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UC Riverside team wins EPA design contest with lawnmower exhaust aftertreatment device

A team of University of California, Riverside Bourns College of Engineering students have won an EPA student design contest for developing an exhaust aftertreatment device that cuts CO, NOx and PM emissions from lawnmowers. EPA estimates that a standard gasoline-powered lawn mower emits 11 times the air pollution of a new car for each hour of operation.

The device is a L-shaped piece of stainless steel with filter and catalyst that attaches to the lawnmower where its muffler was. When tested, the device reduced carbon monoxide (CO) by 87%; NOx by 67% and particulate matter (PM) by 44%. An improved version of the device eliminated 93% of particulate matter emissions.

The device, with the stainless steel mesh filter and catalyst support structure detached.

A filter captures harmful pollutants. Then, an ultra-fine spray of urea solution is dispersed into the exhaust stream for catalytic NOxreduction. Originally, the catalyst was in a powder form and was prone to blowing out when the lawnmower was being used. The team that just graduated added a honeycombed substrate that solidifies the catalyst.

The team also changed the design of the device so it is essentially one piece of L-shaped stainless steel, instead of several pieces connected through fittings. Also, the new device doesn’t stick out as far off the lawnmower. A muffler provides sound reduction. Click to enlarge.

The team, which calls itself NOx-Out, believes there is a market for the device for lawnmower manufacturers and current lawnmower owners, especially operators of landscape companies, who could retrofit their existing gasoline-powered lawnmower. The device has the added benefits of reducing noise from the lawnmower and the smell of gasoline.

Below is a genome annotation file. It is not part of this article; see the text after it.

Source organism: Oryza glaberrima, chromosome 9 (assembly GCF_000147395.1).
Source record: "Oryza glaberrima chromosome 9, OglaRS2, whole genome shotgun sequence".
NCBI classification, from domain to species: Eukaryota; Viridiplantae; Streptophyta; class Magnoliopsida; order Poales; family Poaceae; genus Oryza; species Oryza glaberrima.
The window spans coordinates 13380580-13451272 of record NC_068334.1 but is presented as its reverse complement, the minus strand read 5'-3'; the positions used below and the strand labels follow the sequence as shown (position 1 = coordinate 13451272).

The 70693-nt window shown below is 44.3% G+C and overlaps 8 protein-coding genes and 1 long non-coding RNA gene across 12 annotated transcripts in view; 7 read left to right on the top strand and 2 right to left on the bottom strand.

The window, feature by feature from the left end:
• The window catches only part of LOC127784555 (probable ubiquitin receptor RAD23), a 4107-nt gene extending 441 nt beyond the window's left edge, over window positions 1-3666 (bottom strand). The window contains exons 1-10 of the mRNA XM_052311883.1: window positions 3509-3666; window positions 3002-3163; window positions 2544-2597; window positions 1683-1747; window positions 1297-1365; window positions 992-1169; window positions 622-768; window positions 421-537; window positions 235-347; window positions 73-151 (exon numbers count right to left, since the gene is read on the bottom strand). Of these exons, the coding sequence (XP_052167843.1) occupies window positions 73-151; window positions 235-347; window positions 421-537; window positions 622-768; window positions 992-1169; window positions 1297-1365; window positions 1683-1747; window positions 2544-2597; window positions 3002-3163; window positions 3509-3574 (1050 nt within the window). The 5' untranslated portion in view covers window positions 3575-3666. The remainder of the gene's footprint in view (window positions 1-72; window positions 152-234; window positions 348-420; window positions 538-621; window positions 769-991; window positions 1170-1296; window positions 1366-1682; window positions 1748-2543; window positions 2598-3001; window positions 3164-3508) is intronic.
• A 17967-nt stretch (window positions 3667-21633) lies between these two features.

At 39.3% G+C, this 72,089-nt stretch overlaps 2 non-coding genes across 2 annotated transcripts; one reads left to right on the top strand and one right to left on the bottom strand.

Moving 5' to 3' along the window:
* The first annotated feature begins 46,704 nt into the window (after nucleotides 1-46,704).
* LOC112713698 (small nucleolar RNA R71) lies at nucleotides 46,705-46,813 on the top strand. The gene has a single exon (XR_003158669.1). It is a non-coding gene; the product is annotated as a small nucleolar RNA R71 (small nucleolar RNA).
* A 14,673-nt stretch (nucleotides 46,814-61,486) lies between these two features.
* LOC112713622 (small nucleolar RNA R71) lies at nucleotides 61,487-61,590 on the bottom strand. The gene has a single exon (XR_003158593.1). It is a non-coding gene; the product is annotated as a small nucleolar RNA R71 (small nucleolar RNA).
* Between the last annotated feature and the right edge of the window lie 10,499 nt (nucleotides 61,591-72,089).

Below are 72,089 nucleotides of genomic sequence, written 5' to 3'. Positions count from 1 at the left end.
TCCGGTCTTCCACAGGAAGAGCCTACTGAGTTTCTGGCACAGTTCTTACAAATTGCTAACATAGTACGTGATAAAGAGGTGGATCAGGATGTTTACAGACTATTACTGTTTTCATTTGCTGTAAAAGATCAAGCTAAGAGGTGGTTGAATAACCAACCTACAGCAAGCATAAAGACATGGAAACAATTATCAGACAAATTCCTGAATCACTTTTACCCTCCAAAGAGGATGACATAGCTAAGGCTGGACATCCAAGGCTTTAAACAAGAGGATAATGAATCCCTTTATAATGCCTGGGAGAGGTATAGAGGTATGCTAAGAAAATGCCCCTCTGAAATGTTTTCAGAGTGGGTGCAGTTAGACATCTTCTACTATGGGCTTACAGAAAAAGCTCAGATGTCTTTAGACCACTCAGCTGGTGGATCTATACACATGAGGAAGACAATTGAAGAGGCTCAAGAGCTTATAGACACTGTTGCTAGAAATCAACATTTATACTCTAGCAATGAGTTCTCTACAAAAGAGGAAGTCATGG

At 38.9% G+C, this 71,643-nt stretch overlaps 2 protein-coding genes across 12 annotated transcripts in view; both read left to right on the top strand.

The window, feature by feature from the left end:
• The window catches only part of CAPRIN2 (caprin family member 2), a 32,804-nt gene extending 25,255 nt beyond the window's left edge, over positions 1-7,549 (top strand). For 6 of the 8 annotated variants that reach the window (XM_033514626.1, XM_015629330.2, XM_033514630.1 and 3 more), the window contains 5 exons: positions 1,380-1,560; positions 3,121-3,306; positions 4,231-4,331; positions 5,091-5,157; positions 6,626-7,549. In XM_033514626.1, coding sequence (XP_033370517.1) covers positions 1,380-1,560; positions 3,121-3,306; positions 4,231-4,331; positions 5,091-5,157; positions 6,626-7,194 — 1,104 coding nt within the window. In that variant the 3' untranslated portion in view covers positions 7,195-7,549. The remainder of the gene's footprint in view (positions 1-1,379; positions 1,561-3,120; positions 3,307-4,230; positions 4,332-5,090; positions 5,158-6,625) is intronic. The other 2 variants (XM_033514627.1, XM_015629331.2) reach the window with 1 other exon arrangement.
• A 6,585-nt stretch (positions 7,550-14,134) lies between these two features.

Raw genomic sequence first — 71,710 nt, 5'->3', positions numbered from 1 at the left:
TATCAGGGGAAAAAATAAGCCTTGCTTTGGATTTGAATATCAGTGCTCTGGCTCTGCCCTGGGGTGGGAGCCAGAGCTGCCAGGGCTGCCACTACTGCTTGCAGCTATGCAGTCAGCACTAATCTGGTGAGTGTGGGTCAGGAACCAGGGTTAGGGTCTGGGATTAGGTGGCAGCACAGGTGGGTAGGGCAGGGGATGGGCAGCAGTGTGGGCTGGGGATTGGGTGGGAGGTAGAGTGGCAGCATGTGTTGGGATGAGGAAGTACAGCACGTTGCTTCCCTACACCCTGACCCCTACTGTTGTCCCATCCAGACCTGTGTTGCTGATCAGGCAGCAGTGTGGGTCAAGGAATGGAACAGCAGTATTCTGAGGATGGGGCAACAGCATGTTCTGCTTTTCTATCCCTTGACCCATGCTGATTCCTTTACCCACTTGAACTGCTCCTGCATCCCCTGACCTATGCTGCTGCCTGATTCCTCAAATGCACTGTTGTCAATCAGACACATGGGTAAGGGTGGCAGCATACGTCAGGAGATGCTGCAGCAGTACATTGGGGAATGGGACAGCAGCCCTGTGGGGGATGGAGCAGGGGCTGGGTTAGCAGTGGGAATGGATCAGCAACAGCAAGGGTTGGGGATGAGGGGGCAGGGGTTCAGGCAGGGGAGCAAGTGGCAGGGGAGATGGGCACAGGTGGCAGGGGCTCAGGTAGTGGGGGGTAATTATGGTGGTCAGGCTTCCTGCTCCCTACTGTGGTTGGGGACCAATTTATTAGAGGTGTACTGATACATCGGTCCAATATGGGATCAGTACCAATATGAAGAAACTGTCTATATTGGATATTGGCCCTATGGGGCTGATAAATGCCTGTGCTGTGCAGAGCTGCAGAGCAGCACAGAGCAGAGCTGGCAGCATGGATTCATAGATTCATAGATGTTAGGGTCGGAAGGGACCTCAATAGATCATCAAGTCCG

The students—Timothy Chow, Brian Cruz, Jonathan Matson and Wartini Ng, all of whom just graduated—won a phase one grant of $15,000 as part of the EPA’s P3 (People, Prosperity and the Planet) competition. Next year a new group of students—Anna Almario, Priyanka Singh and Alyssa Yan—will take over the project and compete for a $90,000 phase two grant.

All the students have been advised by Kawai Tam, a lecturer at the Bourns College of Engineering, Phillip Christopher, an assistant professor of chemical and environmental engineering, and David Cocker, a professor of chemical and environmental engineering.

The student team that just graduated inherited the project from another team of students that started it before graduating in 2013. They were: Joshua Callihan, Rosalva Chavez, Jonya Blahut, Risa Guysi and Holly Clarke.

The incoming team will work to further improve the device. Possible areas for refinement including scaling it up so that it could be used with rider lawnmowers and develop a way to insulate it.



Well done, Cal Riverside team! Small ICEs are notoriously smelly and downright dangerous. I was at a facility when workers were overcome by exhaust from a very small (3hp or so) engine operating in a very voluminous closed space. Frankly an idling car would not have been nearly as hazardous.

Contract gardener/maintenance teams can't make the conversion to Li battery-powered outdoor appliances because even now there is just insufficient juice. For big cities (particularly those facing pollution-trapping weather challenges as the LA basin does) these kinds of simple fixes will grab a LOT of low-hanging fruit in cleaning up the air. Honestly it's weird to be standing next to several idling cars and the smell of the leaf blower absolutely dominates.